UBS was hit hard by the US sub-prime loans collapse
UBS has reported a loss of 1.4bn Swiss francs ($1.32bn; £790m) for the April-to-June quarter, along with significant outflows of cash.
The loss is a slight improvement on the 2bn Swiss franc loss the bank made in the first quarter of this year.
The bank said results were "significantly affected" by charges totalling 2.3bn Swiss francs.
In contrast, French bank BNP Paribas posted a profit of 1.6bn euros ($2.3bn; £1.36bn) for the second quarter.
This represents a small rise on the 1.5bn euros recorded for the same period a year earlier.
Revenue was 10bn euros, up by a third on a year ago.
The bank said it was "well placed to deal with the challenges of the current economic environment".
BNP Paribas chief executive Baudoin Prot said: "We have been gaining market share and we have had the first integration of Fortis, which is a major step forward."
BNP Paribas bought Belgium's Fortis Bank earlier this year.
The loss at UBS, Switzerland's biggest bank, was almost four times bigger than the loss of 358m francs it recorded for the same period last year.
The bank said earnings had been hit by a credit charge of 1.2bn francs, restructuring charges of 582m francs and 492m francs incurred in relation to the sale of UBS Pactual, the bank's Brazilian financial services business.
It also failed to stem outflows of money from its wealth management divisions in the three months to the end of June.
It reported outflows of 17.1bn Swiss francs from its Global Asset Management division and 16.5bn Swiss francs from its Wealth Management and Swiss Bank.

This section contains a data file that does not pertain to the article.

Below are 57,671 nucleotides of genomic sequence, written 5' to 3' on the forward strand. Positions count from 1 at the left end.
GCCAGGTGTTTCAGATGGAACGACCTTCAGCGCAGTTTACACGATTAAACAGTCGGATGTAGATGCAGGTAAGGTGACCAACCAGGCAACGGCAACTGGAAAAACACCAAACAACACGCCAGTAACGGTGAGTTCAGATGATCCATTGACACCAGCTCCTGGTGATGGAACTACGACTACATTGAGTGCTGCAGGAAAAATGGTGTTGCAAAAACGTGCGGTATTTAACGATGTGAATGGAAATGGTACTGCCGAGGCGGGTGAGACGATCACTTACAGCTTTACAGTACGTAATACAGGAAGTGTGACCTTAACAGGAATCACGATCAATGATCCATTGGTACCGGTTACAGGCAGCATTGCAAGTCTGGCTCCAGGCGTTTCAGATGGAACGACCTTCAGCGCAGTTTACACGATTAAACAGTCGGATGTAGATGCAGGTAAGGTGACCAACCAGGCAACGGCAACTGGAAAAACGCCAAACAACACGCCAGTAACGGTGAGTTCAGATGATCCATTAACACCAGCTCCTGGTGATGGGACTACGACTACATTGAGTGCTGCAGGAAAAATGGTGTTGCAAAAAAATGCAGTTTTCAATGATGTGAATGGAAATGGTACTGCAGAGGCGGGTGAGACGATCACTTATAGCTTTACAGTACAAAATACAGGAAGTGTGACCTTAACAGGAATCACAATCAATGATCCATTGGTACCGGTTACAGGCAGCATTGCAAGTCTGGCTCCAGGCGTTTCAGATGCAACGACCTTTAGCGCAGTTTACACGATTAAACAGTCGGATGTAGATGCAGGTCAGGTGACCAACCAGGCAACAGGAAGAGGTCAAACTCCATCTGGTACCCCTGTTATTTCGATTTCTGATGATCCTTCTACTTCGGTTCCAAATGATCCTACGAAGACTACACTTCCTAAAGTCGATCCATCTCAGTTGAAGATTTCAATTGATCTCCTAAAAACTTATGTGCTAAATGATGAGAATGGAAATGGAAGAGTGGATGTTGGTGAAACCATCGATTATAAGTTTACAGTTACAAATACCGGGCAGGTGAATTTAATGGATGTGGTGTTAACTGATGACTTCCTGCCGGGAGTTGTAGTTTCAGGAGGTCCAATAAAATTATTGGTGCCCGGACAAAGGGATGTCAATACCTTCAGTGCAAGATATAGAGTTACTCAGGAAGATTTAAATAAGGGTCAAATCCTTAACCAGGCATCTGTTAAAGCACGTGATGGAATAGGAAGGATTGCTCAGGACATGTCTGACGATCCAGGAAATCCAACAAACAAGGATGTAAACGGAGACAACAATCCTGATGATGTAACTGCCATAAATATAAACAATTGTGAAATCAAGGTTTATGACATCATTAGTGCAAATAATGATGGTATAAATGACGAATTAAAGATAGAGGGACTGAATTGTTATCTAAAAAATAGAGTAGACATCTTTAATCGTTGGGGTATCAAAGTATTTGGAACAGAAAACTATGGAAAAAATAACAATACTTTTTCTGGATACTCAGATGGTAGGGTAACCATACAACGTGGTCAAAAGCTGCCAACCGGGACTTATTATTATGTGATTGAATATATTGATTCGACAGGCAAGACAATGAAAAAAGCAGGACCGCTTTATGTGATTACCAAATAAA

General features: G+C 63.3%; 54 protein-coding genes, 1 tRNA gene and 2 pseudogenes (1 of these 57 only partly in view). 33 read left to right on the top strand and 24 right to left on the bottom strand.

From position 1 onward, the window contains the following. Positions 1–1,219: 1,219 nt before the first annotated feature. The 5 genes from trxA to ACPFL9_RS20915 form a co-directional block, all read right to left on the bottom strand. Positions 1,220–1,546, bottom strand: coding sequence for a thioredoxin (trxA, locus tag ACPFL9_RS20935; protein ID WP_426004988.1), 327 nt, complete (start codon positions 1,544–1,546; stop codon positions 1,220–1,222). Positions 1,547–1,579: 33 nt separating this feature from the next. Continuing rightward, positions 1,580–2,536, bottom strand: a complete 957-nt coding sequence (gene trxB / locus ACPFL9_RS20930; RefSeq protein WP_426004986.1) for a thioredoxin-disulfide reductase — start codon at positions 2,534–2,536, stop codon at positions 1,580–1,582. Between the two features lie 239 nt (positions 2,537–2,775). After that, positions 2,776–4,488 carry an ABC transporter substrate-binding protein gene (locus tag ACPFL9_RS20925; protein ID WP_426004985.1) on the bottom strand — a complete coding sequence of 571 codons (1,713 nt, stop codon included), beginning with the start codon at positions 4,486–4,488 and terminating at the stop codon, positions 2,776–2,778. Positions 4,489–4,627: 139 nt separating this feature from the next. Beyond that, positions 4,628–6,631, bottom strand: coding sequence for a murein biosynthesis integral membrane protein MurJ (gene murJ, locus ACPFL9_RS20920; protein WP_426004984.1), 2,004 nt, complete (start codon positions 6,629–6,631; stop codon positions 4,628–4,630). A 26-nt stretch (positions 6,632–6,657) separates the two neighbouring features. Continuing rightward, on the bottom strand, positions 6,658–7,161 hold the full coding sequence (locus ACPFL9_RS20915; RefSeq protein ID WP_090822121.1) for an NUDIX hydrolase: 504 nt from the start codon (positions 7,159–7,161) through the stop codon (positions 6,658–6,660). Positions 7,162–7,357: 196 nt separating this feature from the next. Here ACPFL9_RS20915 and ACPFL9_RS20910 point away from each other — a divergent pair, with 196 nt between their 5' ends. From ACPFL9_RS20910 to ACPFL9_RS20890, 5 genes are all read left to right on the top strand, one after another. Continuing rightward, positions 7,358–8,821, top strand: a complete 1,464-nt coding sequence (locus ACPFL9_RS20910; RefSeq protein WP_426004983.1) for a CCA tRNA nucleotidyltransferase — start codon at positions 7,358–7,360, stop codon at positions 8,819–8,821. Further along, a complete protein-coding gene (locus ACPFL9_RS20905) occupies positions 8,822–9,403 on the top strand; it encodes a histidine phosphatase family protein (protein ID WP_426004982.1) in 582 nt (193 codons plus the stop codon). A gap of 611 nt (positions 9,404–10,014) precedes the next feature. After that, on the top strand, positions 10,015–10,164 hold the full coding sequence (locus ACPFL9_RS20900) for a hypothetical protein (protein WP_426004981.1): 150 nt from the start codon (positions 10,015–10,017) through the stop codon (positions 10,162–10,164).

Despite the large loss, the bank said it was heading in the right direction.
"While our second-quarter results were clearly unsatisfactory, they show significant progress towards returning profitability and restoring client trust," the bank's bosses said.
The bank also highlighted the fact that it had reduced the risk levels of its overall investments.
However, it did issue a cautious outlook for the coming months, saying a "sustainable recovery is not yet visible".
UBS's results contrast with those of Switzerland's second-biggest bank, Credit Suisse, which reported a second-quarter profit of 1.571bn francs, up 29% from a year earlier.
UBS has been hit particularly hard by the credit crisis, suffering from big losses in the US sub-prime mortgage market.
Its reputation has also been tarnished by a legal battle with US authorities over suspected tax evasion by its US customers.
The US had accused UBS of violating US laws and insisted the Swiss bank reveal the names of US clients who had set up Swiss accounts to evade tax.
But last Friday, the two parties reached an "agreement in principle" in their dispute, meaning the case may not go to court after all.
Analysts say the deal may go some way towards stemming the outflows of cash the bank has experienced in recent months.